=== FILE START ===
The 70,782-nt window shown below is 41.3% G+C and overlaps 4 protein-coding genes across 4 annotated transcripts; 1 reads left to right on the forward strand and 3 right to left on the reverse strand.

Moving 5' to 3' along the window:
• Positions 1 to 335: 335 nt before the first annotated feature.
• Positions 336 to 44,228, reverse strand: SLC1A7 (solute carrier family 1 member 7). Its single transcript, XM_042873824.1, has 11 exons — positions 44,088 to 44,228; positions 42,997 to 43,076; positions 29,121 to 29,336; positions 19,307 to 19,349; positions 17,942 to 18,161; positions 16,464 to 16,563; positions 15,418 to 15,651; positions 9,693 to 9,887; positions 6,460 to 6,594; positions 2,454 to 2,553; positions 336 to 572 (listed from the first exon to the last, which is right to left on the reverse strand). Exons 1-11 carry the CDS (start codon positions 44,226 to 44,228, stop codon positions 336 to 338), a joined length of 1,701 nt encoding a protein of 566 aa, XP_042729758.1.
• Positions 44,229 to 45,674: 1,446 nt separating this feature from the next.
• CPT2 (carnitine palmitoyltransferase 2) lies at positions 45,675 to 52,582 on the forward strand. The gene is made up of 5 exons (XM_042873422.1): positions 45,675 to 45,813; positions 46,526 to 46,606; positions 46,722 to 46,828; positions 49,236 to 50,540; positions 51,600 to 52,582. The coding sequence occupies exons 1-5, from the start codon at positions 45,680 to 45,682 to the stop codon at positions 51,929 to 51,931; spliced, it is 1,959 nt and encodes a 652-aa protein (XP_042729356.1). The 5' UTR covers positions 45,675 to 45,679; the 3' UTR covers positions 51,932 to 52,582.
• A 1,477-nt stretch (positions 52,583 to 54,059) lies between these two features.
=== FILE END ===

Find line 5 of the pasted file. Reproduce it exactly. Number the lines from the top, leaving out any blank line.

• Positions 44,229 to 45,674: 1,446 nt separating this feature from the next.